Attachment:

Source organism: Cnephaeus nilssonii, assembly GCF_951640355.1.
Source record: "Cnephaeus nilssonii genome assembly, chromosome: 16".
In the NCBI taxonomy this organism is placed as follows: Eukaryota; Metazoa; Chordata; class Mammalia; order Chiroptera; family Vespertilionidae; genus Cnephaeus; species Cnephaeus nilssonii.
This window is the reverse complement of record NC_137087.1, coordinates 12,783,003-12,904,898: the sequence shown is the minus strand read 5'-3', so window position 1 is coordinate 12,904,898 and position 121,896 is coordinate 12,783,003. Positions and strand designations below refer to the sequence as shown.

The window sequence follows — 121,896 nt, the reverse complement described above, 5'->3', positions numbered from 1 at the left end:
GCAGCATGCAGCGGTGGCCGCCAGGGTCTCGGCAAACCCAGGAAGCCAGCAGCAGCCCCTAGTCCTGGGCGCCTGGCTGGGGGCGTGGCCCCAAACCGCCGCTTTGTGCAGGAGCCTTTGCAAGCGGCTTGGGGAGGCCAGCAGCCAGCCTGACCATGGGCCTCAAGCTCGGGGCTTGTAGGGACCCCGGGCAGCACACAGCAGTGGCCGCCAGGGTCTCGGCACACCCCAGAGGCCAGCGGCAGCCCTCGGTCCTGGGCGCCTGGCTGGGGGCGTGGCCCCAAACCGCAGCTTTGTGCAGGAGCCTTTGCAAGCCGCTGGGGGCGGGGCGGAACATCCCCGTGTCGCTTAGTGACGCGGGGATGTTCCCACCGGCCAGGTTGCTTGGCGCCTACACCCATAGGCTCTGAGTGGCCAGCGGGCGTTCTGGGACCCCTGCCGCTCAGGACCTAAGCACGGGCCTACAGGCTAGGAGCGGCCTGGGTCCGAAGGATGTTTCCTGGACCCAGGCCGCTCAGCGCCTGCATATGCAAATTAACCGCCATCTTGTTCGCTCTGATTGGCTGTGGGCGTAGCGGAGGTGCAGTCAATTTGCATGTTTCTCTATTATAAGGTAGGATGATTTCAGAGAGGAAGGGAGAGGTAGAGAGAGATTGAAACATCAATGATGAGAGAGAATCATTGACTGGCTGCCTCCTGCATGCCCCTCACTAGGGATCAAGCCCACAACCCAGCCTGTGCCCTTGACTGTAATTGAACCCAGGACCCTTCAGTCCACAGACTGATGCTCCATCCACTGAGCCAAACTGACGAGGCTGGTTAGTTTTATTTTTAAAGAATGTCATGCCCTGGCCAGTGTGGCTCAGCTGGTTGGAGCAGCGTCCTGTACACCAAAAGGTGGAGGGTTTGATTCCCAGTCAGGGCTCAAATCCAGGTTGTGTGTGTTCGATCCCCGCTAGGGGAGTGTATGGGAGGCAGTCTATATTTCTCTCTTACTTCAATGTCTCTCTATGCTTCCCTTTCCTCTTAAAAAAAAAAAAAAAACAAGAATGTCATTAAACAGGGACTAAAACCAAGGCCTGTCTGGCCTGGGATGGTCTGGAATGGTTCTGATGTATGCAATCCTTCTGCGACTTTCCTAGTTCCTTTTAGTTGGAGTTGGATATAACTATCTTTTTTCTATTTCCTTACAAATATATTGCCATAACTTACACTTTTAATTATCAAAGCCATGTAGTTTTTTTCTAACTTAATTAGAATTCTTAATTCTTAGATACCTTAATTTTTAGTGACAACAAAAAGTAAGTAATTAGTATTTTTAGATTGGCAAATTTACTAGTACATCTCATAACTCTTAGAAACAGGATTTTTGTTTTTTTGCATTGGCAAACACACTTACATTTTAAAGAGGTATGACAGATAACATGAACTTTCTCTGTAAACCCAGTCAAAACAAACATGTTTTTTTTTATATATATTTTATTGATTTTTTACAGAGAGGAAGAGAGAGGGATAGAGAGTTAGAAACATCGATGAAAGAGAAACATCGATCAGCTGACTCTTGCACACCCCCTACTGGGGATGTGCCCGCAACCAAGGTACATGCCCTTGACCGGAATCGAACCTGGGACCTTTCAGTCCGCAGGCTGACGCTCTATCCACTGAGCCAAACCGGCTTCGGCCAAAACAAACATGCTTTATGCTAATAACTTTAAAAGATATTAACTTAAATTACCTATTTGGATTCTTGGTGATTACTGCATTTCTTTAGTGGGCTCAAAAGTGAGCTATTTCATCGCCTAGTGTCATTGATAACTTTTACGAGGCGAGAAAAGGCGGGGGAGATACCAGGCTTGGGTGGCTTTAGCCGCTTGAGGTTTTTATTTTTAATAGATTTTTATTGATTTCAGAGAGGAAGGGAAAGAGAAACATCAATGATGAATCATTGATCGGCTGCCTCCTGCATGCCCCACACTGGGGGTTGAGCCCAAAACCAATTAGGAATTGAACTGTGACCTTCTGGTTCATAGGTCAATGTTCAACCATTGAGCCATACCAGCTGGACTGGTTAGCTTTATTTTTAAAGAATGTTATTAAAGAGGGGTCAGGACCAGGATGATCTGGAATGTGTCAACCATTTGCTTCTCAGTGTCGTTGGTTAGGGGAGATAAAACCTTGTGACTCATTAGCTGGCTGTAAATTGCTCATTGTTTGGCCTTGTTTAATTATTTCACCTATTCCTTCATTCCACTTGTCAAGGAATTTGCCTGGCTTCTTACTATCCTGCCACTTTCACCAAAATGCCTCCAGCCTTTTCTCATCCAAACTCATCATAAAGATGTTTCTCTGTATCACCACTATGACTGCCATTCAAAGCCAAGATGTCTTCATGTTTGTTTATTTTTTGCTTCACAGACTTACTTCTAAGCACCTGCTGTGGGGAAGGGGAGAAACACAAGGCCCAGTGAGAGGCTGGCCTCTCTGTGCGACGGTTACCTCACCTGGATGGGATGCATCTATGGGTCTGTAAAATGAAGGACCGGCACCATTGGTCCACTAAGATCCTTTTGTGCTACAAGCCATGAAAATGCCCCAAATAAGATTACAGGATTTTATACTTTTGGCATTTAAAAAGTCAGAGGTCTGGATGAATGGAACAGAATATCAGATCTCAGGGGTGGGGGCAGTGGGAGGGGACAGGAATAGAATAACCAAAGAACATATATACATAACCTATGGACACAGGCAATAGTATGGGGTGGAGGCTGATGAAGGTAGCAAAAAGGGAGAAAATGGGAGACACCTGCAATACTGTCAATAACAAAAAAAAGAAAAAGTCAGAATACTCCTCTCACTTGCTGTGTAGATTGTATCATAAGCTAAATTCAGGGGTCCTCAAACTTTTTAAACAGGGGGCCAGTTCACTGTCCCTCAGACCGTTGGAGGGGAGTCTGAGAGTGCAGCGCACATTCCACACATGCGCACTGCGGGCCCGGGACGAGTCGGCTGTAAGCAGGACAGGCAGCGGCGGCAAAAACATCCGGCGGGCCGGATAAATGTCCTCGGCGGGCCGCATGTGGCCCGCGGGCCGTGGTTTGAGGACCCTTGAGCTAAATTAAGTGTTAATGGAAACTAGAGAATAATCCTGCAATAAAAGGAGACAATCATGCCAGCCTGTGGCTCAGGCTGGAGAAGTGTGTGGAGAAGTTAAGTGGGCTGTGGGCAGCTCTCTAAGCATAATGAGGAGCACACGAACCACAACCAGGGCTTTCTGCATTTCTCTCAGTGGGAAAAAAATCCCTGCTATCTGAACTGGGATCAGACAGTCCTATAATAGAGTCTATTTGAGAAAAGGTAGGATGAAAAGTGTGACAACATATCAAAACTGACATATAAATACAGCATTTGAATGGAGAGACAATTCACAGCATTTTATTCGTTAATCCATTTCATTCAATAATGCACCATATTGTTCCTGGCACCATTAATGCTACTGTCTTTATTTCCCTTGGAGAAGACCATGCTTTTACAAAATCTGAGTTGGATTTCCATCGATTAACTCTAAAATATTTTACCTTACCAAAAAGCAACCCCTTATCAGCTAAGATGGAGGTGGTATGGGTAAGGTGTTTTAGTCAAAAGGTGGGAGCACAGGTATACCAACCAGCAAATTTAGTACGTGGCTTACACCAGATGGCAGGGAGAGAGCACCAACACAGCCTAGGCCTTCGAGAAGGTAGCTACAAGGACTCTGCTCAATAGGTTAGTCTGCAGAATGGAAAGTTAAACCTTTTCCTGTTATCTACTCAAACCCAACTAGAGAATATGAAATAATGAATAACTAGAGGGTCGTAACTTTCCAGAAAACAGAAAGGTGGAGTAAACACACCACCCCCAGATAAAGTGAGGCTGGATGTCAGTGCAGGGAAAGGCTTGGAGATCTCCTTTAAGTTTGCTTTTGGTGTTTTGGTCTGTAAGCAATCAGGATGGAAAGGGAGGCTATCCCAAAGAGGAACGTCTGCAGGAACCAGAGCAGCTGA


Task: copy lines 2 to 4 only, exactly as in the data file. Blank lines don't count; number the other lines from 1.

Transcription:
Source record: "Cnephaeus nilssonii genome assembly, chromosome: 16".
In the NCBI taxonomy this organism is placed as follows: Eukaryota; Metazoa; Chordata; class Mammalia; order Chiroptera; family Vespertilionidae; genus Cnephaeus; species Cnephaeus nilssonii.
This window is the reverse complement of record NC_137087.1, coordinates 12,783,003-12,904,898: the sequence shown is the minus strand read 5'-3', so window position 1 is coordinate 12,904,898 and position 121,896 is coordinate 12,783,003. Positions and strand designations below refer to the sequence as shown.